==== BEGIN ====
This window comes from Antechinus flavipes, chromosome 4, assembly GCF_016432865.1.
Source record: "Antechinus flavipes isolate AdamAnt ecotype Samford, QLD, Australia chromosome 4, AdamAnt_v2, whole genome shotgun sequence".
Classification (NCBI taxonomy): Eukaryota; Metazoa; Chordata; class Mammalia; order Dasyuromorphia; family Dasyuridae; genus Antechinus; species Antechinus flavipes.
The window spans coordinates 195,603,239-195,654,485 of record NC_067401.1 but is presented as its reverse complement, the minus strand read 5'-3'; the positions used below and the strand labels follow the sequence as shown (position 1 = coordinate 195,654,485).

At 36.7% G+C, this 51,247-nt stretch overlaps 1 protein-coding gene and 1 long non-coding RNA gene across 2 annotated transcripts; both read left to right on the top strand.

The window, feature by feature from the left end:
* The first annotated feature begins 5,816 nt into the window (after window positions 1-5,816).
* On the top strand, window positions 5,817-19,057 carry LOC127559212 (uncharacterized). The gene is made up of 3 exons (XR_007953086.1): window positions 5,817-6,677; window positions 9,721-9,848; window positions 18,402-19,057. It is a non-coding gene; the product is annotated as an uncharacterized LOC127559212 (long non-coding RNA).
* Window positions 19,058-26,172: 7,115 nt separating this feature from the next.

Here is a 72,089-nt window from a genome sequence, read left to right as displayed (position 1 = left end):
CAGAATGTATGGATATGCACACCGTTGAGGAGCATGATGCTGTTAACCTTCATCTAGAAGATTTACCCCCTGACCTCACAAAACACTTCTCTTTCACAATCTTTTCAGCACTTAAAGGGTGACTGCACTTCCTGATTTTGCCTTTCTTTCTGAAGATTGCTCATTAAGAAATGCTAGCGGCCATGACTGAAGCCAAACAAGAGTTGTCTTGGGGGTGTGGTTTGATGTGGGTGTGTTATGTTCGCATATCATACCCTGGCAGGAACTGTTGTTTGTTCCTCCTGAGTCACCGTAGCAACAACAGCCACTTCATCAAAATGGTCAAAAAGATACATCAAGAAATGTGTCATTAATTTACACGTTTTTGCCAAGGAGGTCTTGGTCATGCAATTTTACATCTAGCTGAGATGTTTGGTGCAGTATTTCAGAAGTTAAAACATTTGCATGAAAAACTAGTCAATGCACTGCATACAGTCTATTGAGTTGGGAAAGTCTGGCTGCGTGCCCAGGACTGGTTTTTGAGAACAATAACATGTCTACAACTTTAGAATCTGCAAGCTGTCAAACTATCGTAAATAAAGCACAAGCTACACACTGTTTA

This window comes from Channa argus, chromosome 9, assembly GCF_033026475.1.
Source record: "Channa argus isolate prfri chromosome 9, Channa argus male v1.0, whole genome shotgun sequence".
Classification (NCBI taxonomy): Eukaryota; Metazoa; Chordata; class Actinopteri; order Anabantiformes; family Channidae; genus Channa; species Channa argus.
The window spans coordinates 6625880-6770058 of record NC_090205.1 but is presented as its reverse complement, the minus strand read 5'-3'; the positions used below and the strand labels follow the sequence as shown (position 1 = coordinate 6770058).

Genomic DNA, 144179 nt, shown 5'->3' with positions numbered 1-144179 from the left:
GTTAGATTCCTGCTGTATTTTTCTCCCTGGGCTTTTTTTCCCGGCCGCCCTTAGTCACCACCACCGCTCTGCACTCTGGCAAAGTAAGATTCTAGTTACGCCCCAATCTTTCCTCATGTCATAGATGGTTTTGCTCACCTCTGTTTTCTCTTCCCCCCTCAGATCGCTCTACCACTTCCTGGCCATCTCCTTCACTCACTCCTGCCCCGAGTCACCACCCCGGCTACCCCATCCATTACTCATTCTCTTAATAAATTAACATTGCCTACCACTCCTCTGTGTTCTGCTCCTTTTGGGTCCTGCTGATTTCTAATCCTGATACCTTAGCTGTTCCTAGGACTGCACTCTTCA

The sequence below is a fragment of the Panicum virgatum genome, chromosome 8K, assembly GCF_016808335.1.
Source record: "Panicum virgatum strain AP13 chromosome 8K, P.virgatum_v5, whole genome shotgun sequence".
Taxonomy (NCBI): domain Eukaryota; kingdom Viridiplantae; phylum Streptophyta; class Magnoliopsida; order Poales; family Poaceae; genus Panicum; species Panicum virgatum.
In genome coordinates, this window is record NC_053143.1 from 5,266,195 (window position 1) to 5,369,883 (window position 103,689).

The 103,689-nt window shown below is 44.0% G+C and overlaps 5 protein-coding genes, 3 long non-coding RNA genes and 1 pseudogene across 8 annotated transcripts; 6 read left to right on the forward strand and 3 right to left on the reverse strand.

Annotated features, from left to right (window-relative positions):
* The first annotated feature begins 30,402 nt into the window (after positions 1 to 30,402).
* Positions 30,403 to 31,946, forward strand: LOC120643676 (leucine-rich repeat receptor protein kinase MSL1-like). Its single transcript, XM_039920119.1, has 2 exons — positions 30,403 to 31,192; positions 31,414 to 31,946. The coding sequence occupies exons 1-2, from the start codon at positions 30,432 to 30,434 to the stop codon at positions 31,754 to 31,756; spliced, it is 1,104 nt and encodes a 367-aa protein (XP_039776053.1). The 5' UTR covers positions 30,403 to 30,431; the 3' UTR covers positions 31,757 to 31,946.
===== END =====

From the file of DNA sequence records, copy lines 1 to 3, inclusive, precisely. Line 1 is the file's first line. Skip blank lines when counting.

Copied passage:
This window comes from Antechinus flavipes, chromosome 4, assembly GCF_016432865.1.
Source record: "Antechinus flavipes isolate AdamAnt ecotype Samford, QLD, Australia chromosome 4, AdamAnt_v2, whole genome shotgun sequence".
Classification (NCBI taxonomy): Eukaryota; Metazoa; Chordata; class Mammalia; order Dasyuromorphia; family Dasyuridae; genus Antechinus; species Antechinus flavipes.